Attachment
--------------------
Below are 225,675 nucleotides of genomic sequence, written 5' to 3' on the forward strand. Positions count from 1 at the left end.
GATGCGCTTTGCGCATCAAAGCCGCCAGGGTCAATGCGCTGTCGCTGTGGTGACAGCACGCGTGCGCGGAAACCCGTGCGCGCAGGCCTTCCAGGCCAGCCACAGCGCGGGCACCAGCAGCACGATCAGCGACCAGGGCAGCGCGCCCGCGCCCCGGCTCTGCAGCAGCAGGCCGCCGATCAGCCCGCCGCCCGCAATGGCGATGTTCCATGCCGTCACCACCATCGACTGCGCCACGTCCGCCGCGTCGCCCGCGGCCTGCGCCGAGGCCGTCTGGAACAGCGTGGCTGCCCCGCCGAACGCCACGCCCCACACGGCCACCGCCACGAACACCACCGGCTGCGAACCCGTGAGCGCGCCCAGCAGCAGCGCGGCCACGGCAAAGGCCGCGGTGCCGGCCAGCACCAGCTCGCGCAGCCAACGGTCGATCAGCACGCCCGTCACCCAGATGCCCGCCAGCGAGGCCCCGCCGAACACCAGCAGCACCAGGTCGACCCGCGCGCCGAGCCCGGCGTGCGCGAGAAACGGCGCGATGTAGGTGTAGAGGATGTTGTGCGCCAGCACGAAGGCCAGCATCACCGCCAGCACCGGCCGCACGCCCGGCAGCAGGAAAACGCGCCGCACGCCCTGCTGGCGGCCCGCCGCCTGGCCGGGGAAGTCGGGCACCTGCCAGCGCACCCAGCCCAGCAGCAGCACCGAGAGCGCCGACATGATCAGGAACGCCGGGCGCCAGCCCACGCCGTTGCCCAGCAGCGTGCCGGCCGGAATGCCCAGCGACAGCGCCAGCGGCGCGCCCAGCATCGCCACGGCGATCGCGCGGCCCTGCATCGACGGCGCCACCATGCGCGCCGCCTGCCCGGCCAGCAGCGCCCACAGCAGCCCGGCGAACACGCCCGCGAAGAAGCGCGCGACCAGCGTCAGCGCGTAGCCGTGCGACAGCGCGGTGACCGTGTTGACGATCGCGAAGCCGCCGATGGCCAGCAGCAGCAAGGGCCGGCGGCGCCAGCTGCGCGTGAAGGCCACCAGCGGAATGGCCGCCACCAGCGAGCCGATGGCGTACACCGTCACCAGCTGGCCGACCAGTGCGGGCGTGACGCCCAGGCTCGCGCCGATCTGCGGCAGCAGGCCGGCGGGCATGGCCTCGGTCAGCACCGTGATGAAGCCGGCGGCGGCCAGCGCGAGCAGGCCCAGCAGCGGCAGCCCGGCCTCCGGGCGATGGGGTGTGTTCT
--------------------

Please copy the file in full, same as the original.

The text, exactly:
Below are 225,675 nucleotides of genomic sequence, written 5' to 3' on the forward strand. Positions count from 1 at the left end.
GATGCGCTTTGCGCATCAAAGCCGCCAGGGTCAATGCGCTGTCGCTGTGGTGACAGCACGCGTGCGCGGAAACCCGTGCGCGCAGGCCTTCCAGGCCAGCCACAGCGCGGGCACCAGCAGCACGATCAGCGACCAGGGCAGCGCGCCCGCGCCCCGGCTCTGCAGCAGCAGGCCGCCGATCAGCCCGCCGCCCGCAATGGCGATGTTCCATGCCGTCACCACCATCGACTGCGCCACGTCCGCCGCGTCGCCCGCGGCCTGCGCCGAGGCCGTCTGGAACAGCGTGGCTGCCCCGCCGAACGCCACGCCCCACACGGCCACCGCCACGAACACCACCGGCTGCGAACCCGTGAGCGCGCCCAGCAGCAGCGCGGCCACGGCAAAGGCCGCGGTGCCGGCCAGCACCAGCTCGCGCAGCCAACGGTCGATCAGCACGCCCGTCACCCAGATGCCCGCCAGCGAGGCCCCGCCGAACACCAGCAGCACCAGGTCGACCCGCGCGCCGAGCCCGGCGTGCGCGAGAAACGGCGCGATGTAGGTGTAGAGGATGTTGTGCGCCAGCACGAAGGCCAGCATCACCGCCAGCACCGGCCGCACGCCCGGCAGCAGGAAAACGCGCCGCACGCCCTGCTGGCGGCCCGCCGCCTGGCCGGGGAAGTCGGGCACCTGCCAGCGCACCCAGCCCAGCAGCAGCACCGAGAGCGCCGACATGATCAGGAACGCCGGGCGCCAGCCCACGCCGTTGCCCAGCAGCGTGCCGGCCGGAATGCCCAGCGACAGCGCCAGCGGCGCGCCCAGCATCGCCACGGCGATCGCGCGGCCCTGCATCGACGGCGCCACCATGCGCGCCGCCTGCCCGGCCAGCAGCGCCCACAGCAGCCCGGCGAACACGCCCGCGAAGAAGCGCGCGACCAGCGTCAGCGCGTAGCCGTGCGACAGCGCGGTGACCGTGTTGACGATCGCGAAGCCGCCGATGGCCAGCAGCAGCAAGGGCCGGCGGCGCCAGCTGCGCGTGAAGGCCACCAGCGGAATGGCCGCCACCAGCGAGCCGATGGCGTACACCGTCACCAGCTGGCCGACCAGTGCGGGCGTGACGCCCAGGCTCGCGCCGATCTGCGGCAGCAGGCCGGCGGGCATGGCCTCGGTCAGCACCGTGATGAAGCCGGCGGCGGCCAGCGCGAGCAGGCCCAGCAGCGGCAGCCCGGCCTCCGGGCGATGGGGTGTGTTCT